Elliott Wave's Robert Prechter on the bear market rally in equities, today's similarities to the late stages of the 1930s great depression, and why he's bullish on Treasury bonds (deflation) (CNBC video)

Niall Ferguson: Great Britain Saves Itself by Rejecting the EU (Newsweek/The Daily Beast)

UK's unemployment at highest level in 17 years (AP)

Kyle Bass (Hayman Capital) on restructuring the eurozone's debt, and the possibility of an EMU breakup (CNBC video)

Hussman: "We Observe Conditions That Have Produced Abrupt Crash-Like Plunges"

John Hussman, manager of the Hussman Funds, issued a warning in his most recent weekly market comment titled "Hard-Negative". He wrote, "here and now we observe conditions that have often produced abrupt crash-like plunges". I see that the S&P 500 broke through the 50 day moving average support level today. Last week the S&P failed to take out the bear market downtrend from July and its 200 day moving average. The market desperately needs a bullish catalyst from somewhere to see a year-end rally to 1,330. Hussman also thinks there is a "high probability of oncoming recession". Hopefully you're hedged in some way. Be careful out there!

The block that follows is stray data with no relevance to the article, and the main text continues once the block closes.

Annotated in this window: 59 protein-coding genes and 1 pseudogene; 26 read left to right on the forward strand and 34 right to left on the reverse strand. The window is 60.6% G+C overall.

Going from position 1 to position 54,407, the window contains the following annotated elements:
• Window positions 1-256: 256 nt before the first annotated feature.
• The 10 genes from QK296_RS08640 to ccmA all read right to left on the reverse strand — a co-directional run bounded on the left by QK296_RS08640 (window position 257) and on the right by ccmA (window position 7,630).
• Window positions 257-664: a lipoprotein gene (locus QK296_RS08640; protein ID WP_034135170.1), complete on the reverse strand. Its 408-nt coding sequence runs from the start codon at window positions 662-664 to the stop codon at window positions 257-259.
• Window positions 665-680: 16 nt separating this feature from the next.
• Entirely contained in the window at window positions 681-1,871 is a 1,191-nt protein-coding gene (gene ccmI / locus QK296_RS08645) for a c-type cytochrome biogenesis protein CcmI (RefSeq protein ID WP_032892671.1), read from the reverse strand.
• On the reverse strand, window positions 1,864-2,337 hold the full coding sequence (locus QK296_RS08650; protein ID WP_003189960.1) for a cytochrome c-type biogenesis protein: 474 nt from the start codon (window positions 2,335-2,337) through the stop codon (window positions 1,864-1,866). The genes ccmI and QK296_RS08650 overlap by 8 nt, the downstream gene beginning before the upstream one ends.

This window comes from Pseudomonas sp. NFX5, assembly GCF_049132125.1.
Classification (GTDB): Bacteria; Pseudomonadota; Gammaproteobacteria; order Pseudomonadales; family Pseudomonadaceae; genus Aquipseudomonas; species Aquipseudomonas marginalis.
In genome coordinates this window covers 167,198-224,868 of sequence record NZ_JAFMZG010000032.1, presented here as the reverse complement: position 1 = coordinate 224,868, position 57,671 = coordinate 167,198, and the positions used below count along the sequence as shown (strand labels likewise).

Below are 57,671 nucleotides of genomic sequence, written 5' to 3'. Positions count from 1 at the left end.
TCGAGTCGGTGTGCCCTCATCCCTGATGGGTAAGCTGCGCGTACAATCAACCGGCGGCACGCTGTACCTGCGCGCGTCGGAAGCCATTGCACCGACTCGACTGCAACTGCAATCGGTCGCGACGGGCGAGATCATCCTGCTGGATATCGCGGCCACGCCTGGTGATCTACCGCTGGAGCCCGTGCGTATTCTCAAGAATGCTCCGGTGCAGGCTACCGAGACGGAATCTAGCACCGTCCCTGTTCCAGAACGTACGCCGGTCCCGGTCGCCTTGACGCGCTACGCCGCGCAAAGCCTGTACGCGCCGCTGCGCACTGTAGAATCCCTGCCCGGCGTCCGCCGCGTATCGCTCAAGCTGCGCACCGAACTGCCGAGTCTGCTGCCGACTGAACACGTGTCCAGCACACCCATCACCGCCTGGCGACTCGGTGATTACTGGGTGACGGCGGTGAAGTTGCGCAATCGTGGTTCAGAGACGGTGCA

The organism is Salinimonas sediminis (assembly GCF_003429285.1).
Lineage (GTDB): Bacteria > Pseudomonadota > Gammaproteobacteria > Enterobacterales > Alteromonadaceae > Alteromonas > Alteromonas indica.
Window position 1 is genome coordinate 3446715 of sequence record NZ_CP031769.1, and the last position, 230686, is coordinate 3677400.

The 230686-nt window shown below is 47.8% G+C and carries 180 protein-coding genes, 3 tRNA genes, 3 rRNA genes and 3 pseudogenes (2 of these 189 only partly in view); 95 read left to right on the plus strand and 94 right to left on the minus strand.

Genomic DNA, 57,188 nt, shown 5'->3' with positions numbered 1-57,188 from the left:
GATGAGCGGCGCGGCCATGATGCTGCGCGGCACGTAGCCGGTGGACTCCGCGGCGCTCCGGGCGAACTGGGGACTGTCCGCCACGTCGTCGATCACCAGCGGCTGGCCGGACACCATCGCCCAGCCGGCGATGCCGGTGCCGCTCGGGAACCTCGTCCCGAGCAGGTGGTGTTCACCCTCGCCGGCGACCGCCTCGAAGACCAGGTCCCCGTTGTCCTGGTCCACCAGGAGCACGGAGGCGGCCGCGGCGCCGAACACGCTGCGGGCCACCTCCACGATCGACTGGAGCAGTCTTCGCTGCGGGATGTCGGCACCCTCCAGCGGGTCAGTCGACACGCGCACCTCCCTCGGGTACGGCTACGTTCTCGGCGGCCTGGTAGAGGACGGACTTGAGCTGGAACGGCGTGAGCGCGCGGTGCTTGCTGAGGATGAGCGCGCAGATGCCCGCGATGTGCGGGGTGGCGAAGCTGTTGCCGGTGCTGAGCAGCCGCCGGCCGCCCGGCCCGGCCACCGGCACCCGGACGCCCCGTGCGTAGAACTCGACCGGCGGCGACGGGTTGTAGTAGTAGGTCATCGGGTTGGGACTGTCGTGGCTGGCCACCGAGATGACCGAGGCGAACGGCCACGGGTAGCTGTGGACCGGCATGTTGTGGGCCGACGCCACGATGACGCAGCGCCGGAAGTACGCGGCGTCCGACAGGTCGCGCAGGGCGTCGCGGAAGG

John Hussman
"With the exception of extreme market conditions (see Warning- Examine All Risk Exposures, and Extreme Conditions and Typical Outcomes), I try not to wave my arms around about near-term market risks, but I think it's important to cut straight to the chase here. The present market environment warrants unusual concern, in my view. Based on a wide variety of evidence and its typical market implications over an ensemble of dozens of subsets of historical data, the expected return/risk profile of the stock market has shifted to hard-negative. This places us in a tightly defensive position. This isn't really a forecast in the sense that shifts in the evidence even over a period of a few weeks could move us to adjust our investment stance, but here and now we observe conditions that have often produced abrupt crash-like plunges. This combination of evidence includes elevated valuations, overbullish sentiment, market internals best characterized as a "whipsaw trap" on the basis of typical follow-through, heightened credit strains, and clear evidence (on reliable forward-looking indicators) of oncoming recession, among other factors." (continue reading)